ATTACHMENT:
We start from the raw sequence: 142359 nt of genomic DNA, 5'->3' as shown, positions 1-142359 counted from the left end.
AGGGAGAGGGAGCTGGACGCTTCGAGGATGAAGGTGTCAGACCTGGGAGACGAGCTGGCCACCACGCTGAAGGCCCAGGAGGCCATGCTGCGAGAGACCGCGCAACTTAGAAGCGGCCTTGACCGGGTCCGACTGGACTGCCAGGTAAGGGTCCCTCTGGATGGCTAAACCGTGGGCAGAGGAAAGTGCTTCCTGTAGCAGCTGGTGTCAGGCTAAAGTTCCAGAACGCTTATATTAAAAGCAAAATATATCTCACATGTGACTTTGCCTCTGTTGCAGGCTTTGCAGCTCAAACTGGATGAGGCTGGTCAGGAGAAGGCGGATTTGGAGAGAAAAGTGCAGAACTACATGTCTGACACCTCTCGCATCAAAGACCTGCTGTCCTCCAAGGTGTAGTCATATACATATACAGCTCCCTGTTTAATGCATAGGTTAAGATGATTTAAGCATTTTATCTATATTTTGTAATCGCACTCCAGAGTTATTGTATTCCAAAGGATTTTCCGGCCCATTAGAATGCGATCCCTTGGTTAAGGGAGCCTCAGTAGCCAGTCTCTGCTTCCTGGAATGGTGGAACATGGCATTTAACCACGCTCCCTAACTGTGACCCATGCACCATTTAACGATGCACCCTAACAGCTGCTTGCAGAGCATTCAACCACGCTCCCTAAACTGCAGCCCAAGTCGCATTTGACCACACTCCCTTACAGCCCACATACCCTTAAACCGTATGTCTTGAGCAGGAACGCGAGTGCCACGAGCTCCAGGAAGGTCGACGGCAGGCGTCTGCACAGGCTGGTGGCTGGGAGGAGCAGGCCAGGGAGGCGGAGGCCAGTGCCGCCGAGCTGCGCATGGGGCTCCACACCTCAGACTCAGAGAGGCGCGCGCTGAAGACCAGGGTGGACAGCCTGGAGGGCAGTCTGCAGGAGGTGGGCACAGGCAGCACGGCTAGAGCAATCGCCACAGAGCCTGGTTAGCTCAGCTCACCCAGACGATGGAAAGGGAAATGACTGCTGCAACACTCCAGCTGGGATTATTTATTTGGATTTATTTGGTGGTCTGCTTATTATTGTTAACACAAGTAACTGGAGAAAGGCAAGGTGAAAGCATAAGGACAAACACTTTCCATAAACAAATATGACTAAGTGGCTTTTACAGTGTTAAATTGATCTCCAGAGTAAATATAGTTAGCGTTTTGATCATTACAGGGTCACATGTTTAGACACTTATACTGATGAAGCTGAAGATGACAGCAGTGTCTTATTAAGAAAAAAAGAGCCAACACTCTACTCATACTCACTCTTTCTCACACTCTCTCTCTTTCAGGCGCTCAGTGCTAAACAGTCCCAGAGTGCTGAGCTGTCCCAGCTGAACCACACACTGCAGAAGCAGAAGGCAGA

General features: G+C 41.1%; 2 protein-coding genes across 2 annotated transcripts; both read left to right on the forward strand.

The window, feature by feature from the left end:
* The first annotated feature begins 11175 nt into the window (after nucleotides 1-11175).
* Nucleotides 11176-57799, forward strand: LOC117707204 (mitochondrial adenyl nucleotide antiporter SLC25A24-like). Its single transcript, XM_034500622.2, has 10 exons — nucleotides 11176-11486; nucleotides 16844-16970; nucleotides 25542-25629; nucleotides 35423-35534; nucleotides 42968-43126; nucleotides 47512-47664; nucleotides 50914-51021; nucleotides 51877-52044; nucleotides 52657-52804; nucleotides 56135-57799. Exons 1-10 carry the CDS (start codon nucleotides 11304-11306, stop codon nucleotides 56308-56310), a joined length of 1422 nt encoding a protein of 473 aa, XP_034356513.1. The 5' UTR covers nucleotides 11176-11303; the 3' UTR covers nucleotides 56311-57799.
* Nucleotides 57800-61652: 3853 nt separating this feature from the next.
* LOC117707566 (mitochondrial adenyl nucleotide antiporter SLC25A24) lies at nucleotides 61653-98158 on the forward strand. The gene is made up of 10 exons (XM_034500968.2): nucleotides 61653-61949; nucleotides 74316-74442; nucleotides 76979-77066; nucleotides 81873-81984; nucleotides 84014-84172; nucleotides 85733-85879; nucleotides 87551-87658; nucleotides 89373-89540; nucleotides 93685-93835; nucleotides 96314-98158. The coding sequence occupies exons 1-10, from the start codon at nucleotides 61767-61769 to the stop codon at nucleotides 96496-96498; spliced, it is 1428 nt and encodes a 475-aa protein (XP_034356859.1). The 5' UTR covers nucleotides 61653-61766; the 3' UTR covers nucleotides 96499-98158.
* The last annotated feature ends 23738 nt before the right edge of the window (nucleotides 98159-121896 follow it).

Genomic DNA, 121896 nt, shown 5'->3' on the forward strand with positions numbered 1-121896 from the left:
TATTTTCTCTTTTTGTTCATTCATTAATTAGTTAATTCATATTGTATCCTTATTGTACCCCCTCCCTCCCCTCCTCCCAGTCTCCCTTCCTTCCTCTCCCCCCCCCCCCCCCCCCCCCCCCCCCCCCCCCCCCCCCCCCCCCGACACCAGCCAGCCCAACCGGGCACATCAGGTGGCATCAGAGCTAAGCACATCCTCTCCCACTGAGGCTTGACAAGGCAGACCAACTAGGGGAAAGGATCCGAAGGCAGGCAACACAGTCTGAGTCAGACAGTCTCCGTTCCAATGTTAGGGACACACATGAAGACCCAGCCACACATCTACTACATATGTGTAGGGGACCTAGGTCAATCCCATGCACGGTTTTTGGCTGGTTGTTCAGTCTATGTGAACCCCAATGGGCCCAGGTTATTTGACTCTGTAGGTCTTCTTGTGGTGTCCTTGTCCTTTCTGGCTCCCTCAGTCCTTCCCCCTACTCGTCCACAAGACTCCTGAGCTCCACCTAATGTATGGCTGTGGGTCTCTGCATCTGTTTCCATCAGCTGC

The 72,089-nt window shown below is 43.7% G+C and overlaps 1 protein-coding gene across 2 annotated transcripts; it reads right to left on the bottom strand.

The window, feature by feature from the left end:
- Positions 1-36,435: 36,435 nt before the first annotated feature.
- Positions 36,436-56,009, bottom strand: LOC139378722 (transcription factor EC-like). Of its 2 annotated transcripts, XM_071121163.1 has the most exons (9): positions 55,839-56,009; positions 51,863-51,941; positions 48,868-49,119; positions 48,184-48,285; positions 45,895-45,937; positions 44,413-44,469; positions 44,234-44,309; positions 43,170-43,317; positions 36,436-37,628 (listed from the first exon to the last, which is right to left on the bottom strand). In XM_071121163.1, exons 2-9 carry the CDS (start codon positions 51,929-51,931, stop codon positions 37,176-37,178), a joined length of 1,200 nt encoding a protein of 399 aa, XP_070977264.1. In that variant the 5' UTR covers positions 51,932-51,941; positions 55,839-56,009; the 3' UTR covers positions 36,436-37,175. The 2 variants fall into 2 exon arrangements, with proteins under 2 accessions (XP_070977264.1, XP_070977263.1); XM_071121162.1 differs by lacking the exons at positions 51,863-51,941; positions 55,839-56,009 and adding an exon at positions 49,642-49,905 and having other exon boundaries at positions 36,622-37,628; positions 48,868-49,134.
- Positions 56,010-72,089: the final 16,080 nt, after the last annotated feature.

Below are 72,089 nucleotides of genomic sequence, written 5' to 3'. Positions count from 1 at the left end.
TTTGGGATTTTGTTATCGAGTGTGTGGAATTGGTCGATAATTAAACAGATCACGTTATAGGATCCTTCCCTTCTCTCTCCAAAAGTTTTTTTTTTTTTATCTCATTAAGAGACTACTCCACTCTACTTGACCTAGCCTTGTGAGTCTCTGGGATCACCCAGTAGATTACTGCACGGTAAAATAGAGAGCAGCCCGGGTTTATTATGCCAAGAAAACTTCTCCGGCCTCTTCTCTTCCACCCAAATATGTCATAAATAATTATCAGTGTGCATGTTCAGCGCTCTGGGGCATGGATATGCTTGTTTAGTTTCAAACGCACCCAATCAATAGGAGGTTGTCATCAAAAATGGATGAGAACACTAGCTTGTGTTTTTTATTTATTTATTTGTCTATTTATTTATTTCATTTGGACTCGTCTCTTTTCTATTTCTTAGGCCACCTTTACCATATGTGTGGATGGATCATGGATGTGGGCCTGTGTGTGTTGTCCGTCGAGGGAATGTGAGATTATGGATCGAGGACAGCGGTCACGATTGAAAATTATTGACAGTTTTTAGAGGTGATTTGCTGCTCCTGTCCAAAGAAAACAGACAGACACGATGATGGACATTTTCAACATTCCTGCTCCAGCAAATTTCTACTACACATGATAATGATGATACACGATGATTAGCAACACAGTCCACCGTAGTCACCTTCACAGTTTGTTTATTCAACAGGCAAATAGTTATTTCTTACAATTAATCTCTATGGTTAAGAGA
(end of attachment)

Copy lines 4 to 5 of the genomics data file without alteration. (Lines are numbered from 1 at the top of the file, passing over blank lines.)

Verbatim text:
The window, feature by feature from the left end:
* The first annotated feature begins 11175 nt into the window (after nucleotides 1-11175).